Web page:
NYPD detectives Shepard and Powell are working on a bizarre case of a ritualistic Aztec murder. Meanwhile, something big is attacking people of New York and only greedy small time crook Jimmy Quinn knows where its lair is.
A thief breaks into the home of a wealthy, happily married Beverly Hills couple. He soon finds out, though, that the couple is neither as wealthy as he thought they were and are not as ... See full summary »
Joyce Van Patten
A delicious, mysterious goo that oozes from the earth is marketed as the newest dessert sensation, but the tasty treat rots more than teeth when zombie-like snackers who only want to consume more of the strange substance at any cost begin infesting the world.
The storyline of this movie involves a series of motiveless murders committed by various New York residents: a sniper shoots people from a water tower; a father murders his entire family; and a cop opens fire during a St. Patrick's Day parade. The only consistent pattern to the crimes involves the perpetrators calm admissions of guilt, explaining, "God told me to." While investigating the murders, catholic police detective Peter Nicholas is increasingly troubled by evidence of a Christ-like figure named Bernard Phillips who appeared to each of the killers and can't seem to shake the feeling that his own fate is somewhat linked to this mysterious being. As he comes closer to the truth, his worst fears are confirmed. Written by
Trust something this darkly warped to come from the creative juices brewing from the mind of Larry Cohen. The 70s through to the mid 80s was the pinnacle for Cohen, and "God Told Me to" would have to be ranking at the top of his greatest achievements. With a limited budget, Cohen resourcefully constructs a fascinatingly chilling, bewildering and off-kilter little winner. Talk about the strangest film Cohen has ever done, and probably his most ambitiously versatile in the story's ever-changing format of genres! Subtexts aplenty. And they manage some depth too.
The cryptic story is cleverly utilized, as the mystery holds together and the fearful psychological undercurrents of repressed faith make it rather interesting. Though it's so hard to follow due to that fractured story-telling. It shifts from grounded reality to utter weirdness, which has you totally feeling the confusion and frustration that the main protagonist would be going through trying to come to terms with what's going on. So does it make sense? I'm not quite sure, but hell it's entertaining and bizarre. Too much for me to worry about thinking of the bigger picture. But hey it makes great for repeat viewings! Some sequences can unsettle, while others thoughtfully delve into the characters at hand. A compact, but involving script is complicatedly put together and drives hard with an audaciously literal sense. Some of the dialogues actually raise most of the tension than some visual set-pieces involving violence and shocks. Cohen's capably understated direction is well presented and shines with his own distinctive personality, as he ably uses the authentic New York Locations with the use of intimately taut cinematography. He manages to install a haunting air throughout the whole feature, and Frank Cordell's dreamily sombre music score largely complements the atmospheric awe.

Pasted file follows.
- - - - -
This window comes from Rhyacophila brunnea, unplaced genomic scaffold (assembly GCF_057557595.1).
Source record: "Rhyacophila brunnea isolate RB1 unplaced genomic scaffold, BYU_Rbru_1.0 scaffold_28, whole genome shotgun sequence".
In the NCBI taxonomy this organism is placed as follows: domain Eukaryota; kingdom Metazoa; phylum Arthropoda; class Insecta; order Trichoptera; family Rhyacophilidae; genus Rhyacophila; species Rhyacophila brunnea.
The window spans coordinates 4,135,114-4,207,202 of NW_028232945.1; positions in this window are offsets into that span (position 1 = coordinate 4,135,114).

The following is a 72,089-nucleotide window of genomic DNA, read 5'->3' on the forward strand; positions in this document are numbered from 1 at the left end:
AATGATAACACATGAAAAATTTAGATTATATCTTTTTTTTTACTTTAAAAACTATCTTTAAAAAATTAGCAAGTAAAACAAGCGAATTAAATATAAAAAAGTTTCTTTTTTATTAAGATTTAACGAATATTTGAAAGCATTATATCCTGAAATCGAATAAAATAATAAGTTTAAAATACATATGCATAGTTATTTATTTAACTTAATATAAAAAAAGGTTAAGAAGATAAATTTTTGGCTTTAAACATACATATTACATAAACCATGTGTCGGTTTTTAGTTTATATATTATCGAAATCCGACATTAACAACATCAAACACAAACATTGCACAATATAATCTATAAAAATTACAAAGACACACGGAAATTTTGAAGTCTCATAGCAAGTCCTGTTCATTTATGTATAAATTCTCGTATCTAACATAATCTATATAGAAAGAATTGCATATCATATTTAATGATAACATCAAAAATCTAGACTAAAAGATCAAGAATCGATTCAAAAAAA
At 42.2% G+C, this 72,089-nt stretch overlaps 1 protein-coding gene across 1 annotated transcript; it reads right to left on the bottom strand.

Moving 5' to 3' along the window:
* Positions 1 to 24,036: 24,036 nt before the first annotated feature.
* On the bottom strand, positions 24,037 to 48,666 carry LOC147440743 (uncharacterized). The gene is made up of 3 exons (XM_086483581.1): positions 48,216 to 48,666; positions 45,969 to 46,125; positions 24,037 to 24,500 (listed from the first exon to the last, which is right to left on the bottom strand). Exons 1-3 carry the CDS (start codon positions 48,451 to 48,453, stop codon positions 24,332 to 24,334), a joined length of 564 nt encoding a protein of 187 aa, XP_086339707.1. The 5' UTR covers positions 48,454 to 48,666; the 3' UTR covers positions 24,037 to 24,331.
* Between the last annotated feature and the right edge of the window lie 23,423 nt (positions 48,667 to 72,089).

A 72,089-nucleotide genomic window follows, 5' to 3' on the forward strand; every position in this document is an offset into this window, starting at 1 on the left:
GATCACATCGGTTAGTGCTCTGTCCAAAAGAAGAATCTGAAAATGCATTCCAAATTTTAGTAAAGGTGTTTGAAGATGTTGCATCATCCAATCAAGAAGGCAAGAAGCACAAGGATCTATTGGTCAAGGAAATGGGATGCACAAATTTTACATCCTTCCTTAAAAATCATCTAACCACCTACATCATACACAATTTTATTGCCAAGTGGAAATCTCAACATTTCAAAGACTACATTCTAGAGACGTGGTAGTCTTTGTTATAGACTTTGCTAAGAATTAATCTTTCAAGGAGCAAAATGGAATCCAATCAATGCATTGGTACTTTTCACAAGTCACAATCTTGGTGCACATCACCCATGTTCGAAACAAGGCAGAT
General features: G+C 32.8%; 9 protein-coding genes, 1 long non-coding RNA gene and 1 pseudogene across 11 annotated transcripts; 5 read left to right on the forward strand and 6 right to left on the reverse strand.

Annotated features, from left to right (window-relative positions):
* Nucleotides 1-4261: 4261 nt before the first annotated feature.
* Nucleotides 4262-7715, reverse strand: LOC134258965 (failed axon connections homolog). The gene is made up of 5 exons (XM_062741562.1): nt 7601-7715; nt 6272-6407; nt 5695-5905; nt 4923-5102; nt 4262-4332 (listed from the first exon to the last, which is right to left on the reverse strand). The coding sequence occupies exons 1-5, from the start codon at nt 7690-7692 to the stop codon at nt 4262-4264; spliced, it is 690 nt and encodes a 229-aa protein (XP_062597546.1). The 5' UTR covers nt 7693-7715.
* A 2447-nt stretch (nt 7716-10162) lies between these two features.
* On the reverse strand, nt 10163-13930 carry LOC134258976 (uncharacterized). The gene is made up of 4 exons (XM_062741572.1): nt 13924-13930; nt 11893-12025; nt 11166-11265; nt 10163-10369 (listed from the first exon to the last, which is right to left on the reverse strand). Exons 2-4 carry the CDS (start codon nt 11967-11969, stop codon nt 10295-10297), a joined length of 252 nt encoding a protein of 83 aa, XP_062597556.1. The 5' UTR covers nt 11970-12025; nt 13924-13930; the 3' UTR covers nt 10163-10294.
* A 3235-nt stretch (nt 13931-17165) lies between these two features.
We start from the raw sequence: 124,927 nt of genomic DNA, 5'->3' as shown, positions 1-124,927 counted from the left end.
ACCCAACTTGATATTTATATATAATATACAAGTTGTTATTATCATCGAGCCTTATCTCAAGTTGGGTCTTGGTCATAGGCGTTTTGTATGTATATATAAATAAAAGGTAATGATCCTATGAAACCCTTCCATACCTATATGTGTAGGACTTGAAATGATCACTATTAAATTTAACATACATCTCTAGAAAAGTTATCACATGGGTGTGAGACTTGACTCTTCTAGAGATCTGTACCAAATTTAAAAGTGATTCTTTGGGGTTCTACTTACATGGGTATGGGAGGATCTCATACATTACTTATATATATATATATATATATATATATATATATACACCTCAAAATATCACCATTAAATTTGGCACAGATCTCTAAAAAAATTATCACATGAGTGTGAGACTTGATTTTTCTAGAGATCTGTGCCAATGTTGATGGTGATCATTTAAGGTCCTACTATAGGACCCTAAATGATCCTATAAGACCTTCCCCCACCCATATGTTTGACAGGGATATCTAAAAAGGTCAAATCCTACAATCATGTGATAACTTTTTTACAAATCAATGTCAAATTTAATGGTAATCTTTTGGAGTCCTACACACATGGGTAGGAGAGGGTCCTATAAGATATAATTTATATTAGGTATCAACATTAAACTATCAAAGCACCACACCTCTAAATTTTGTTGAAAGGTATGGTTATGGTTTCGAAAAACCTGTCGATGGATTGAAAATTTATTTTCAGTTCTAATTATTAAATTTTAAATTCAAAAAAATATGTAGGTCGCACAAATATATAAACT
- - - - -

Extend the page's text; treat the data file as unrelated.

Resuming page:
A quality cast lend solid performances. Tony Lo Bianco is undeniably excellent in the lead role of a religious NYPD detective. Sandy Dennis and Sylvia Sidney offer strong support. Sam Levene, Al Fann and James Dixon (a Cohen favourite) are also good. Richard Lynch appears in a small, but unusually striking part and Andy Kauffman in an out-of-the-ordinary performance.
Cohen's "God Told Me To" is a loopy, but challenging b-grade exploitation of the highest order. An unforgettable cult gem!
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